The manacles on Favion’s wrists were freezing and threatened to distract him from the court proceedings. In front of him, General Kit sat at the high bench. High-Captain Uswin and Magus Tyn sat at the lower bench. Magus Tyn was scowling. He was the one responsible for Favion’s arrest.
“Cadet Favion Mageson, I’ve heard only good things about you from the captains,” Kit said, “but only bad things from the wizards. The reports High-Captain Uswin gave me say that your training is going well. You work hard and you have shown promise in your leadership. Your marksmanship in particular is being talked about by everyone. Congratulations again on winning the tournament.”
“Thank you, sir. I’m very proud of my victory,” Favion said, wishing the general would get to the point.
“I’m very happy with your progress, but I’ve been hearing complaints from the Wizard’s Guild,” Kit said. “As much as I’d like to disregard them, the wizards are a vital branch of our armed forces and I am required to take their complaints seriously. I’ll let Magus Tyn enumerate his gripes.”
Tyn nearly stumbled on his robes as he stood up from the bench, but he steadied himself against the tall bench using the hook he had instead of a right hand. Favion was fairly certain he knew how he had lost that hand, though of course that would be a state secret.
“Cadet Mageson spreads distrust against the Wizard’s Guild. He has received many warnings for telling his fellow cadets that wizards are dangerous or can’t be trusted. He was arrested when he told a group of new recruits, ‘Don’t make friends with wizards. It will just make it harder when you have to kill them.’ This kind of division cannot be tolerated! We have a hard enough time integrating our forces without active sedition!”
“I’m not trying to spread dissension, sir. I just tell people to be careful around wizards, especially when they’re using a lot of magic.”
“You know the secret, don’t you?” General Kit asked.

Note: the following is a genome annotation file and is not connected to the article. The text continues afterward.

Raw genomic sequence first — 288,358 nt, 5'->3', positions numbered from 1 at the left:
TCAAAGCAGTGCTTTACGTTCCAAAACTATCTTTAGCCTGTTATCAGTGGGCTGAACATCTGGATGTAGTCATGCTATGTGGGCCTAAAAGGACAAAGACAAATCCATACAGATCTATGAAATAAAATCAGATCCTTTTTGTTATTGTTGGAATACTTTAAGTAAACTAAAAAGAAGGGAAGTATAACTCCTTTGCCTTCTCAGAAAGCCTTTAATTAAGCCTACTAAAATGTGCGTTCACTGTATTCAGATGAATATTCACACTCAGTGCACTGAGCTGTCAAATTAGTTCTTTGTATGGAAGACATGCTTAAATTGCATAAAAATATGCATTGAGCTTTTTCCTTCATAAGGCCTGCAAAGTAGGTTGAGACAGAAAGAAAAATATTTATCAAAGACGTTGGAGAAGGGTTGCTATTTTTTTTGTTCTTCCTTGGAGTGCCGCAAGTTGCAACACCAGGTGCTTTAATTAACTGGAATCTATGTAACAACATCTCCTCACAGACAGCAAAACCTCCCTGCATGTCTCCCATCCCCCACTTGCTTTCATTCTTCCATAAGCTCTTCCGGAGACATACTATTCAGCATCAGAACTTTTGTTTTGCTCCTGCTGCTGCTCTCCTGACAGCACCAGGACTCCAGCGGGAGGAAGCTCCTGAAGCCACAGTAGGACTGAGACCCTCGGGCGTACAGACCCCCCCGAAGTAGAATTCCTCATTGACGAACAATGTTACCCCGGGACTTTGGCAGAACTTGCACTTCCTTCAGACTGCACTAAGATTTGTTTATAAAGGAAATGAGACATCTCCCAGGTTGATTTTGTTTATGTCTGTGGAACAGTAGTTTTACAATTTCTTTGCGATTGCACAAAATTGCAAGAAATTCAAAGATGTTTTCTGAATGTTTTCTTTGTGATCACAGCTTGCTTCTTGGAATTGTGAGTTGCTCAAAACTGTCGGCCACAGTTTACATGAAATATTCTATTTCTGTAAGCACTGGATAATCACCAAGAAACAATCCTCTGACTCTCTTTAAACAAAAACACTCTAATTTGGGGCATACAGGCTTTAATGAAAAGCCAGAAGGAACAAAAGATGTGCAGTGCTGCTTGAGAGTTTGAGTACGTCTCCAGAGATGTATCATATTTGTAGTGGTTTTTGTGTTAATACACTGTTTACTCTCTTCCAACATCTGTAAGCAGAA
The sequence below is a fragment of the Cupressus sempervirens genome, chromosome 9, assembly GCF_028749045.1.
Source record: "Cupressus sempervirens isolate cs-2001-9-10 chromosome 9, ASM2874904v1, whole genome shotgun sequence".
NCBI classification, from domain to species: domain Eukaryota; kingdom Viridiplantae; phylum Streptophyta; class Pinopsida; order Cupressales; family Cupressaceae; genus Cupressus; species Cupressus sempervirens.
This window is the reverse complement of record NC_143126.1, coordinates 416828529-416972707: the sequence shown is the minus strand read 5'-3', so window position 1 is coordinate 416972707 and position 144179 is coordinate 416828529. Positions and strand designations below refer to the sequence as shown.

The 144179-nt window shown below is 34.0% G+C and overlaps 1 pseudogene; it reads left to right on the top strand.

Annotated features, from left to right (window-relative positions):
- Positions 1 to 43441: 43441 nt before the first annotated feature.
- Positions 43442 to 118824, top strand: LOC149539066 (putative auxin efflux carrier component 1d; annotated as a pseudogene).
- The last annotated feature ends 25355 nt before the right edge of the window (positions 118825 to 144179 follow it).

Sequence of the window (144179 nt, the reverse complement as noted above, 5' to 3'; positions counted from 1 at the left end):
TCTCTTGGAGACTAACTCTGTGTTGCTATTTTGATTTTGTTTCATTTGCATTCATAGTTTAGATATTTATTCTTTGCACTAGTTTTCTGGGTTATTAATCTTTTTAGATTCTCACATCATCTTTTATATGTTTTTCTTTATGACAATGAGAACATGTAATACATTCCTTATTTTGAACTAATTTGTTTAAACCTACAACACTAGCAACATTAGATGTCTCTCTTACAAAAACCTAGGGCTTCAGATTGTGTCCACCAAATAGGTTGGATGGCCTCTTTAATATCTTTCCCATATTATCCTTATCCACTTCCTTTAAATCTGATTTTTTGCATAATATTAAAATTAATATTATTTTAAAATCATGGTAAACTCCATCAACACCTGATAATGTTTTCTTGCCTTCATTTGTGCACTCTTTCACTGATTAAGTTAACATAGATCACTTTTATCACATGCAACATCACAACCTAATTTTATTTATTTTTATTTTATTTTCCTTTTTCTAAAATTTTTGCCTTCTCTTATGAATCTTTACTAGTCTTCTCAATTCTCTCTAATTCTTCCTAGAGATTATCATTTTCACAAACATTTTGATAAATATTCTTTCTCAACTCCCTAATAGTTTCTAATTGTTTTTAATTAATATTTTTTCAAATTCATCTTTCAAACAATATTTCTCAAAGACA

“Yes, sir,” Favion replied.
“How did you find out?”
Favion closed his eyes and took a deep breath. He didn’t like thinking about that day.
“My brother turned into one of those things in front of my eyes. He used his magic to save my life and it turned him into a monster.” Favion hesitated to continue. “I… had to kill him,” he finished.
“Your brother made a sacrifice!” Tyn said angrily. “And you think the best way to repay him is by encouraging others to kill wizards? You have no idea what it means to be a wizard and what sacrifices we make!” He shook his hook at Favion.
“Don’t talk to me about sacrifice!” Favion spat back. “I’ve lost my brother, sister, and father to your precious magic. Using magic is like burning the house down to kill the roaches. It is not worth the cost!”
“You don’t understand what you’re saying,” Magus Tyn said. “Wizards know when they’re close to transforming. When they get to that point, they either stop using magic, or if they can’t avoid using it, they make sure someone is ready to kill them when they change. It is a sacrifice, and every wizard makes it. You wouldn’t survive if we didn’t. The army needs wizards backing it up. We can do so much more than an average soldier.”
“Maybe, but the average soldier isn’t likely to become the enemy when he has overextended himself.”
“So, maybe an occasional wizard becomes a pincerling?” Tyn shouted. “It’s worth the cost. Just one of my wizards is worth fifty other men!”
“Calm down Tyn,” Kit commanded. “I’m enjoying watching you two debate, but we really need to get back to the matter at hand.”
“You mean the matter of hanging Mageson for treason?” Tyn snarled.
“I would hardly call this treason,” Kit said firmly. “He is merely concerned about the dangerous effects of using magic. I don’t blame him. Having someone you trust suddenly transform into a pincerling and try to kill you… You do what you have to do, but you still feel guilty. I don’t blame him.”
“But, you have to punish him,” Tyn complained. “He deserves to be punished.”
“Don’t worry, Magus Tyn,” General Kit said. “After what I do, he’ll wish I locked him away.”
Favion felt a heaviness in his stomach. What would it be? Whipping? A day in the pillory?
“Cadet Mageson,” Kit said solemnly, “You are hereby promoted to captain.”
“What?” said Favion and Tyn simultaneously. One was confused, the other angry.
“You will be responsible for a company of fifty wizards,” the general said. “You are the perfect man for the job. You understand what can go wrong. You’ve lived it. Other men I’ve had in this position have been too reckless and pushed too hard on the wizards in their command. You know better.”
This was worse than anything Favion had been expecting. He would be surrounded by wizards. He wouldn’t be able to do anything without wondering when one of them would snap and try to kill him. He would never sleep again. Beyond that, if anything happened to any of the wizards in his command, Magus Tyn would do his best to have Favion hanged for it. He was doomed.